13. Wow, Mike, I didn’t know Dekker books had turned so dark. I only read one of his — not because I found it dark. It just wasn’t my taste. Some of Peretti is dark. I had one friend who stopped reading him for that reason.

    Nichole, since you haven’t read some of the classic fantasies, you make me think you don’t read the genre because of what you think it might be rather than what it is. Why don’t you take a fantasy challenge sort of like Mike Duran did. Ask your readers to give you the title of the One fantasy book you ought to read, then read it and give it your usual thorough critique. I’d love to see what you think after having read a good fantasy.

    Mind you, I did this with a friend here in SoCal. Got her to read The Hobbit I believe it was. Maybe The Lion, the Witch, and the Wardrobe too. She hated them. 😆 So, no, not everyone will like the genre. But almost everyone. 😀



  14. Becky, I appreciate your efforts. I do. My answer: No. Sorry. Just don’t see me taking the time to do it with so many other contemporary TBRs. It’s a fair challenge but if it makes you feel any better I feel the same way about Amish (and the like) novels. Nope. Yikes! Now the bonnet-book readers are swishing their dainty little hair-coverings at me. Look out!


  15. I just have such a hard time believing this, Nicole. 😆 Are you telling me you didn’t like the movie Princess Bride or Ever After? How about Beauty and the Beast? Or Tangled? Uh-ah. I thought every great romantic loved great fantasy.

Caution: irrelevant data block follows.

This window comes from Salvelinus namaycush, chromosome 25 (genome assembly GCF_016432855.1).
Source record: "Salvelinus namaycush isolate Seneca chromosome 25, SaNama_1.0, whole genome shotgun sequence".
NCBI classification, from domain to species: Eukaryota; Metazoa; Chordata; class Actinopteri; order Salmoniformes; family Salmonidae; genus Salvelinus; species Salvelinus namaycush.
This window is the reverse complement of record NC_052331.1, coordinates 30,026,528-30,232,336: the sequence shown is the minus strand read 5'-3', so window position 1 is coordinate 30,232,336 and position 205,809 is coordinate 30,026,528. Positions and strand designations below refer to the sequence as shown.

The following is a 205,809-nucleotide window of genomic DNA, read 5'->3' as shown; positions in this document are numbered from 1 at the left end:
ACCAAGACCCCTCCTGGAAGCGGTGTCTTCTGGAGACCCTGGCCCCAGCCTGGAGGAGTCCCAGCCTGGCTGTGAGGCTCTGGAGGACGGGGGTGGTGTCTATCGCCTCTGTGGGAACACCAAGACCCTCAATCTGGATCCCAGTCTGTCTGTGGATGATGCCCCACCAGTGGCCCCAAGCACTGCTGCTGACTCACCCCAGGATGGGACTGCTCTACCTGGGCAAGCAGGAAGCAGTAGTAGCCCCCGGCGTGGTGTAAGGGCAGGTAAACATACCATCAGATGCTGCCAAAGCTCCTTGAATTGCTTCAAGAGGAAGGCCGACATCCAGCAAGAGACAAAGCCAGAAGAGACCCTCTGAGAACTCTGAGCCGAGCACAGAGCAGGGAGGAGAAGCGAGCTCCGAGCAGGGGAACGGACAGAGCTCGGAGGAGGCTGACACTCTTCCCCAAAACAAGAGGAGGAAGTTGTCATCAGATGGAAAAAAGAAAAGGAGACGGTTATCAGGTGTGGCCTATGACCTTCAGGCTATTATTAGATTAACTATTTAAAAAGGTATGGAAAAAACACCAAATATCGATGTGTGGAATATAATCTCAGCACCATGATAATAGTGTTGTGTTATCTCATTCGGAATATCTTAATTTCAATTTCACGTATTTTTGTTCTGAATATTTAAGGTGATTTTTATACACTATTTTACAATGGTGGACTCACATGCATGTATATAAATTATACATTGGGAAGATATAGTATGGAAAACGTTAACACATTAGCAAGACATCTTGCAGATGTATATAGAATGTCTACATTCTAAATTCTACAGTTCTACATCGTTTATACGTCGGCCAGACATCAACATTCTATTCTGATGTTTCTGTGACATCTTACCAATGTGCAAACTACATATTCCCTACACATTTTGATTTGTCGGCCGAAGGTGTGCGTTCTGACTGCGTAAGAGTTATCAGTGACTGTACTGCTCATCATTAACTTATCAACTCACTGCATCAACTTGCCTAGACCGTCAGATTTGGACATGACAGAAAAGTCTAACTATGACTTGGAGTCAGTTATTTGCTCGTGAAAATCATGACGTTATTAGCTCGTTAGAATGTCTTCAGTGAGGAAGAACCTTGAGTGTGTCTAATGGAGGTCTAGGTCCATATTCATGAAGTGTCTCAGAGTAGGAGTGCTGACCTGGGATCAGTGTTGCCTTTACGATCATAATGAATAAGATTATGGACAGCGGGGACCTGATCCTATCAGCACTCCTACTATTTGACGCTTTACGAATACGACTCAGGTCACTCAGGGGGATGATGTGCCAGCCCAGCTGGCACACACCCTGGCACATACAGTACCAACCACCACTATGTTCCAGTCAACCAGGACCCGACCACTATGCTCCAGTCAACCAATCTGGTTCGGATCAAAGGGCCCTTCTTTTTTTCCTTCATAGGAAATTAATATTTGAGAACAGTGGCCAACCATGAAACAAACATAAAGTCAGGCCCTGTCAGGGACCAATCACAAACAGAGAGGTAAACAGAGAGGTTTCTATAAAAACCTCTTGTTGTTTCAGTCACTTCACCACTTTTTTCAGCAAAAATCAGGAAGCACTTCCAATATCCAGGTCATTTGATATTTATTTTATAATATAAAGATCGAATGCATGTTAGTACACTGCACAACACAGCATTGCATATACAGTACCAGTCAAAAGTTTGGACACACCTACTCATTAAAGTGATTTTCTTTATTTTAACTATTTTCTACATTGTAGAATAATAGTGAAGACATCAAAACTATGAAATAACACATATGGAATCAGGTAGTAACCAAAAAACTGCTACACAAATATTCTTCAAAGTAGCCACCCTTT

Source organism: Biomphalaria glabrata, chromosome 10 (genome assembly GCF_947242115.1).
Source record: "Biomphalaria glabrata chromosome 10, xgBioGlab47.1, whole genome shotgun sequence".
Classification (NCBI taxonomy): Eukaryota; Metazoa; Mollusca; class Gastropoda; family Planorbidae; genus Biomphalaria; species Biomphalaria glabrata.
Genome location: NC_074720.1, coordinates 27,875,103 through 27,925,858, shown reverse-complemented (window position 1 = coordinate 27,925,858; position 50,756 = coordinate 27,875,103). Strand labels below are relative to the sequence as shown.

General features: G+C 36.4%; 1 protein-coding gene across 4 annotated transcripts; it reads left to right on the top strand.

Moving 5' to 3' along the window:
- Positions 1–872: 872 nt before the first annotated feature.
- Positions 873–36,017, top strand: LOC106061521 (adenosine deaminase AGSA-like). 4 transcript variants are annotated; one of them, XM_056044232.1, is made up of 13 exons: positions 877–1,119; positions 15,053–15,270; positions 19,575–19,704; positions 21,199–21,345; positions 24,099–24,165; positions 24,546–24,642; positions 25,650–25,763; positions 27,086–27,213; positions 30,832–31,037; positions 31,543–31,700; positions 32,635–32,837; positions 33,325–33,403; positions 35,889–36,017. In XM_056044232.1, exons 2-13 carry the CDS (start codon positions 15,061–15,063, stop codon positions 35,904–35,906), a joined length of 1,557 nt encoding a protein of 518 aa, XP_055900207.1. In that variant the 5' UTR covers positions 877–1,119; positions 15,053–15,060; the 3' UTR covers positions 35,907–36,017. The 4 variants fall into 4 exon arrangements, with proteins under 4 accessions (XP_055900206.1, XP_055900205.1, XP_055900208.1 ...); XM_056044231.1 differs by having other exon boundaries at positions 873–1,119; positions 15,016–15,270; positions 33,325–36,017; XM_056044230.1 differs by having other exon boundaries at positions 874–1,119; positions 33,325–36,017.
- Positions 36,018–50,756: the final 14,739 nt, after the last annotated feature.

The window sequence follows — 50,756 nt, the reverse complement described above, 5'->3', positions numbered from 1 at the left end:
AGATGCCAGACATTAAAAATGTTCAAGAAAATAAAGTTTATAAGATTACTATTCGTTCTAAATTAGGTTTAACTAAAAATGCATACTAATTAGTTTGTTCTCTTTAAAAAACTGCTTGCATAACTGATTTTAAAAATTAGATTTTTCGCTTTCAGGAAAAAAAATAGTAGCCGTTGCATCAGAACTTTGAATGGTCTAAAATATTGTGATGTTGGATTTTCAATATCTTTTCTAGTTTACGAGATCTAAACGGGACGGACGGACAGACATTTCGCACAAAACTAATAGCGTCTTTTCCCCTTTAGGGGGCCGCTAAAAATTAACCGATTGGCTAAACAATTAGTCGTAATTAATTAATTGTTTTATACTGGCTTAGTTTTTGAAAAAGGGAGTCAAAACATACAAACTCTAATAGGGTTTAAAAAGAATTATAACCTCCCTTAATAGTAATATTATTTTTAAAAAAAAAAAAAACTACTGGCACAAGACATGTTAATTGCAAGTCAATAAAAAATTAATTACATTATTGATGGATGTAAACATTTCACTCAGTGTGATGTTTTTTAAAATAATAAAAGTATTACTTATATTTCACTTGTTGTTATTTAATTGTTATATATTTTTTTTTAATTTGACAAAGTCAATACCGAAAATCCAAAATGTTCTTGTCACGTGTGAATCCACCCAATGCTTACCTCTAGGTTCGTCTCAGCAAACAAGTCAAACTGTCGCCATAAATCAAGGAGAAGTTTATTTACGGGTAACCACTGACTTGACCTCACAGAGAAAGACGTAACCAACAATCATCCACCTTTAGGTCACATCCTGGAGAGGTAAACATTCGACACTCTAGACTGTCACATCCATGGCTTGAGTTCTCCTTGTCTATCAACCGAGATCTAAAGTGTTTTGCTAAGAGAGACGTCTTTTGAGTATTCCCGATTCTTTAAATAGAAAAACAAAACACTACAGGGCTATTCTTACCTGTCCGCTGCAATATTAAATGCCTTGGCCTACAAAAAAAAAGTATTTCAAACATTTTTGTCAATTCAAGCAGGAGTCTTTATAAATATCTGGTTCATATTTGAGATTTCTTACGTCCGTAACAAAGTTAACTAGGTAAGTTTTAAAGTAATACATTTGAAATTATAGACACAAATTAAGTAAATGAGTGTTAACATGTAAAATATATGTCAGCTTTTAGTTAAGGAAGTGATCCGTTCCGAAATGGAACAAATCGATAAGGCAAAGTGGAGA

But do me one favor before we let this die. Go over to Spec Faith and read Chawna Schroeder’s guest post for today. That explains better than I ever could why I write fantasy.



  16. Never saw The Princess Bride, no desire to. Or any of the others you mentioned. I did love Monsters, Inc., but I cried at the end. Yeah, I did. And Toy Story 2.

    Dragging my feet over to read what Chawna has to say JUST FOR YOU, Becky. But I don’t question why you write it. You’ve explained it here before. I want you to write your passion. Forget about me! I’m just one person. Not your target audience.


  17. Pssst! Nicole! Don’t tell anyone, but I don’t get fantasy either…


  18. [It’ll be our secret, UKSteve. ;)]